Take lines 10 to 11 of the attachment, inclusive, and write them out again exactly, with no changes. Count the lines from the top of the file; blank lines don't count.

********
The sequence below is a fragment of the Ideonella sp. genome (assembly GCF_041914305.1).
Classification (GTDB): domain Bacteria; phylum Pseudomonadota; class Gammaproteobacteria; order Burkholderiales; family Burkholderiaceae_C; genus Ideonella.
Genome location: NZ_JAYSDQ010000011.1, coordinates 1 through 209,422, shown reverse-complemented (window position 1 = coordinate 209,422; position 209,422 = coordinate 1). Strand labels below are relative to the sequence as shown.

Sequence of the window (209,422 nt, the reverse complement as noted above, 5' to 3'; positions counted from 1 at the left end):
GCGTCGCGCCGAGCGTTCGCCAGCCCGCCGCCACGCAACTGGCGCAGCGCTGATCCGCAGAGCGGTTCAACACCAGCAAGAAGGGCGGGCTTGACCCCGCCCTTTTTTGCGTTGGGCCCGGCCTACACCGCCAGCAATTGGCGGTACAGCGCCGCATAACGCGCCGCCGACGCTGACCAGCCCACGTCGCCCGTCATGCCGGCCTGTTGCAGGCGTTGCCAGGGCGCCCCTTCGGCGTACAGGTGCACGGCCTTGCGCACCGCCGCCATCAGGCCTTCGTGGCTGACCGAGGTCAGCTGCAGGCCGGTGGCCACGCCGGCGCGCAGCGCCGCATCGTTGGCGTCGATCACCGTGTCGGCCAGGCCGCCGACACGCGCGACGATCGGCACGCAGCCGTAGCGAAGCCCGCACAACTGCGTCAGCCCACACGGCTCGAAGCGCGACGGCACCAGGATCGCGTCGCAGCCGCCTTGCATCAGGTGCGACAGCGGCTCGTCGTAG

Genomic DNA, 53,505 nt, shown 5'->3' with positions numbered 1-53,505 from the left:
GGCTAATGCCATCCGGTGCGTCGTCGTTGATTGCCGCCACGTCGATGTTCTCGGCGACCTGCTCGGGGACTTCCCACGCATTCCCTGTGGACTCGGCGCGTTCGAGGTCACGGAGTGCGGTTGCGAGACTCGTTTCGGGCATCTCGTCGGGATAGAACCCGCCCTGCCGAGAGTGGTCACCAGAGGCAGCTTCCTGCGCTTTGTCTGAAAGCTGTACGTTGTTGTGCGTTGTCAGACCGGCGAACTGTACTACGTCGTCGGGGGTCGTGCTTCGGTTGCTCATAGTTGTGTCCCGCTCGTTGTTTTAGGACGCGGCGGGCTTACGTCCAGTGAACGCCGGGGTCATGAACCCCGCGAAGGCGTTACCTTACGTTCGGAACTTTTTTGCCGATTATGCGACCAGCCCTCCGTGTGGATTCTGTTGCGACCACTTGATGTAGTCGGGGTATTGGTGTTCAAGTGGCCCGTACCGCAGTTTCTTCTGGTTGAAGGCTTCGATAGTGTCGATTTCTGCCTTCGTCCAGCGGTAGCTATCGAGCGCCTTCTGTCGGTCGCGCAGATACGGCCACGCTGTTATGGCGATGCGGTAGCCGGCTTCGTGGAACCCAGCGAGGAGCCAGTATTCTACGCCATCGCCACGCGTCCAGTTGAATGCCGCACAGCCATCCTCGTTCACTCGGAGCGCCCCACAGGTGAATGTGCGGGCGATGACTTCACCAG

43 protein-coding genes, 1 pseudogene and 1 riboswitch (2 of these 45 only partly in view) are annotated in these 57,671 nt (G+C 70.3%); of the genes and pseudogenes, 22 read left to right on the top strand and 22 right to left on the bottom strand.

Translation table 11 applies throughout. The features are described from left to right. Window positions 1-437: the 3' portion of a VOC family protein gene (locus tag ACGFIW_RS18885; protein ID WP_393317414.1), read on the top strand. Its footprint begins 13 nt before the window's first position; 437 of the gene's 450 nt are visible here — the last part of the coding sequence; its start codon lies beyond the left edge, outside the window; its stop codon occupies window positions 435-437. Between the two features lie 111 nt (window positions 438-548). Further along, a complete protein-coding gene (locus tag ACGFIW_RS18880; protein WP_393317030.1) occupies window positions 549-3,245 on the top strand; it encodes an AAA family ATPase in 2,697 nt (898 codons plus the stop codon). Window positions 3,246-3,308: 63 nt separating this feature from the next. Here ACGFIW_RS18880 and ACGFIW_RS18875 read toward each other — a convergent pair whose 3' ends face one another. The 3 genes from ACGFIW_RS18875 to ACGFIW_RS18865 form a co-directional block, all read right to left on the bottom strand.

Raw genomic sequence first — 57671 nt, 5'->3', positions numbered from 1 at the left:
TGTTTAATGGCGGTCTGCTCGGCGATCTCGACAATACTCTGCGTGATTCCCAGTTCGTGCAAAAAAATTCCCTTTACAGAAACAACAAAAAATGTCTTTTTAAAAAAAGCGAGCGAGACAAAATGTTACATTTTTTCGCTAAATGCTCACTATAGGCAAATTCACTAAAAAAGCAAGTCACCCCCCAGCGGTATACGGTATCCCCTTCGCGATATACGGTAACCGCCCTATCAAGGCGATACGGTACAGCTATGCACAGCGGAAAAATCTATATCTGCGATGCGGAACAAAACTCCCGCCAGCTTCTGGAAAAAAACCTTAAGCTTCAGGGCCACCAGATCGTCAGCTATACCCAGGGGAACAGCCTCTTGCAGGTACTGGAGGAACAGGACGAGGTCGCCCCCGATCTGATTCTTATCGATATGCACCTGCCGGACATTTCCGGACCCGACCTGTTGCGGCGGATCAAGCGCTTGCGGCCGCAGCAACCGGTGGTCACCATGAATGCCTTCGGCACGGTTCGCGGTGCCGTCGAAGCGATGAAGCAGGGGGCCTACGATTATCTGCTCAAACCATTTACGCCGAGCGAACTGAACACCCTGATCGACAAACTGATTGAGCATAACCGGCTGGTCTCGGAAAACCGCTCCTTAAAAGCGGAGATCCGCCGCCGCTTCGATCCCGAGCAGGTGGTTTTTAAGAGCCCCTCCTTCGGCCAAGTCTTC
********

Raw genomic sequence first — 57671 nt, 5'->3', positions numbered from 1 at the left:
TGTTTAATGGCGGTCTGCTCGGCGATCTCGACAATACTCTGCGTGATTCCCAGTTCGTGCAAAAAAATTCCCTTTACAGAAACAACAAAAAATGTCTTTTTAAAAAAAGCGAGCGAGACAAAATGTTACATTTTTTCGCTAAATGCTCACTATAGGCAAATTCACTAAAAAAGCAAGTCACCCCCCAGCGGTATACGGTATCCCCTTCGCGATATACGGTAACCGCCCTATCAAGGCGATACGGTACAGCTATGCACAGCGGAAAAATCTATATCTGCGATGCGGAACAAAACTCCCGCCAGCTTCTGGAAAAAAACCTTAAGCTTCAGGGCCACCAGATCGTCAGCTATACCCAGGGGAACAGCCTCTTGCAGGTACTGGAGGAACAGGACGAGGTCGCCCCCGATCTGATTCTTATCGATATGCACCTGCCGGACATTTCCGGACCCGACCTGTTGCGGCGGATCAAGCGCTTGCGGCCGCAGCAACCGGTGGTCACCATGAATGCCTTCGGCACGGTTCGCGGTGCCGTCGAAGCGATGAAGCAGGGGGCCTACGATTATCTGCTCAAACCATTTACGCCGAGCGAACTGAACACCCTGATCGACAAACTGATTGAGCATAACCGGCTGGTCTCGGAAAACCGCTCCTTAAAAGCGGAGATCCGCCGCCGCTTCGATCCCGAGCAGGTGGTTTTTAAGAGCCCCTCCTTCGGCCAAGTCTTC